“This is the beer-drinker’s beer—you like beer?”
There’s something really duplicitous about this line in particular—he’s both shaping her expectation and conditioning her toward the right response while telling her what the “wrong” response would be. First he tells her that real beer-drinkers unanimously love this beer (really objective taste-test there), then he immediately asks her if she’s a beer lover. When she answers in the affirmative, she’s pretty much made a tacit promise to approve of the beer. It’s the “beer-drinker’s beer,” after all—and she’s a “beer drinker.” Therefore, it’s her beer. A beer-drinker can’t be indifferent to the beer-drinker’s beer! What kind of absurd universe would allow that to be so?!?
“139-year-old recipe, American tradition, aged in beechwood.”
The response of any beer geek I know to this information would have been: “Oh, so … it’s Budweiser, then?”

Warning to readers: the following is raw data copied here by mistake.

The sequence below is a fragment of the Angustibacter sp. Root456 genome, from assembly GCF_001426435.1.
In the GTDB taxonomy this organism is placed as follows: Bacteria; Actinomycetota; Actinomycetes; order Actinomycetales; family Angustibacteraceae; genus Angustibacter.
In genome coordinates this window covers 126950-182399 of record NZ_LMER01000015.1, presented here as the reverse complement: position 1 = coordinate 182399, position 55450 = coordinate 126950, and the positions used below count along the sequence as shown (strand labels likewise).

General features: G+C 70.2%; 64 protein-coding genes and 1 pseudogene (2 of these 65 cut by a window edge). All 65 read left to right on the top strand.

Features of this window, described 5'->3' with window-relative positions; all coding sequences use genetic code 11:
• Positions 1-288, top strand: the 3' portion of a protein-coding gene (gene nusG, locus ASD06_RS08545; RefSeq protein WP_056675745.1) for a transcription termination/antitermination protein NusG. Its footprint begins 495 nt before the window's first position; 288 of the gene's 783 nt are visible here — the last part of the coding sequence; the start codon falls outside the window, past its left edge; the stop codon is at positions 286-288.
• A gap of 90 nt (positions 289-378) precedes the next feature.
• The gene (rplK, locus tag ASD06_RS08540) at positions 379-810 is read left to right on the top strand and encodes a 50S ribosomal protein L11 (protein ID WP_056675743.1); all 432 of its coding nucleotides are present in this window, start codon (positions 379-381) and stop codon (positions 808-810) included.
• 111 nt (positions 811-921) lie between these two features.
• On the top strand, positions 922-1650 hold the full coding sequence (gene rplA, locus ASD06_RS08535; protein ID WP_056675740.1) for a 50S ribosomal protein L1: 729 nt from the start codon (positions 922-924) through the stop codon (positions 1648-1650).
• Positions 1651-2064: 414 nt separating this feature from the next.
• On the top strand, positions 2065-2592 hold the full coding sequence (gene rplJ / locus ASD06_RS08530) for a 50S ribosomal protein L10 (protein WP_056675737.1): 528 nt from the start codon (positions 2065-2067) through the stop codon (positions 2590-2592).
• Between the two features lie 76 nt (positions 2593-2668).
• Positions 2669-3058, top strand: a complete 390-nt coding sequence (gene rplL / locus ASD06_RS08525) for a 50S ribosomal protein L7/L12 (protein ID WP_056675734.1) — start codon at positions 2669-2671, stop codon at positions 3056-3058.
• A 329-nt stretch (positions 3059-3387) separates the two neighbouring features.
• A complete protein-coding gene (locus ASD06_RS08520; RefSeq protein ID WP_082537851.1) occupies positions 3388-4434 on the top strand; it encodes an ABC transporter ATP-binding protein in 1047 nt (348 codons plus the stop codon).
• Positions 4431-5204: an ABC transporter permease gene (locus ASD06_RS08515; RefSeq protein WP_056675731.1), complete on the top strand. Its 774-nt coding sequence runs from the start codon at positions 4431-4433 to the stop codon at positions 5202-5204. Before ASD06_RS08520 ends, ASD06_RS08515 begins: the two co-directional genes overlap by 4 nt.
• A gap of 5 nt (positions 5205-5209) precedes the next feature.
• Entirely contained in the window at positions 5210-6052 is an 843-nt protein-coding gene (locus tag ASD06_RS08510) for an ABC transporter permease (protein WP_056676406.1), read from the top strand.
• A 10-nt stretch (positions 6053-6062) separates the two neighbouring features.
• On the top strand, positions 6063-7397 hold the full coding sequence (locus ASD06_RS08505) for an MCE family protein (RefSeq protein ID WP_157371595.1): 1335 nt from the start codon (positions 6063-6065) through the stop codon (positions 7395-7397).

“If you are a beer drinker, you will appreciate this.”
Once again, it leaves no room for error or opinion. That sentence is an equation: If A, then B. If you somehow DIDN’T appreciate this, then you’re clearly not a beer drinker. HOW DID YOU GET IN THIS BAR?
It’s simply difficult for me to be impressed by the results, which Anheuser seems to think were a big success. Has the bar simply been lowered so much by their Super Bowl ads that any commercial not actively insulting the companies they now own is considered a positive? Is it all just a matter of perspective? Are a round of handshakes in order any time a torch and pitchfork-wielding mob doesn’t show up on the brewery lawn after a new commercial airs?
It just seems like they’re setting the bar a little bit low. When you’re the biggest beer company in the country, with all the resources in the world, one would think you could forcibly engineer results a little bit more passionate than “This would be great when it’s 100 degrees out!” People already mock your beer for being a replacement for water—and your response is to have a fake bartender say “Exactly!” Alright. If you say so.
Jim Vorel is Paste’s news editor and resident Budweiser commercial critiquer, apparently. He’s not entirely sure how he walked into that role. You can follow him on Twitter.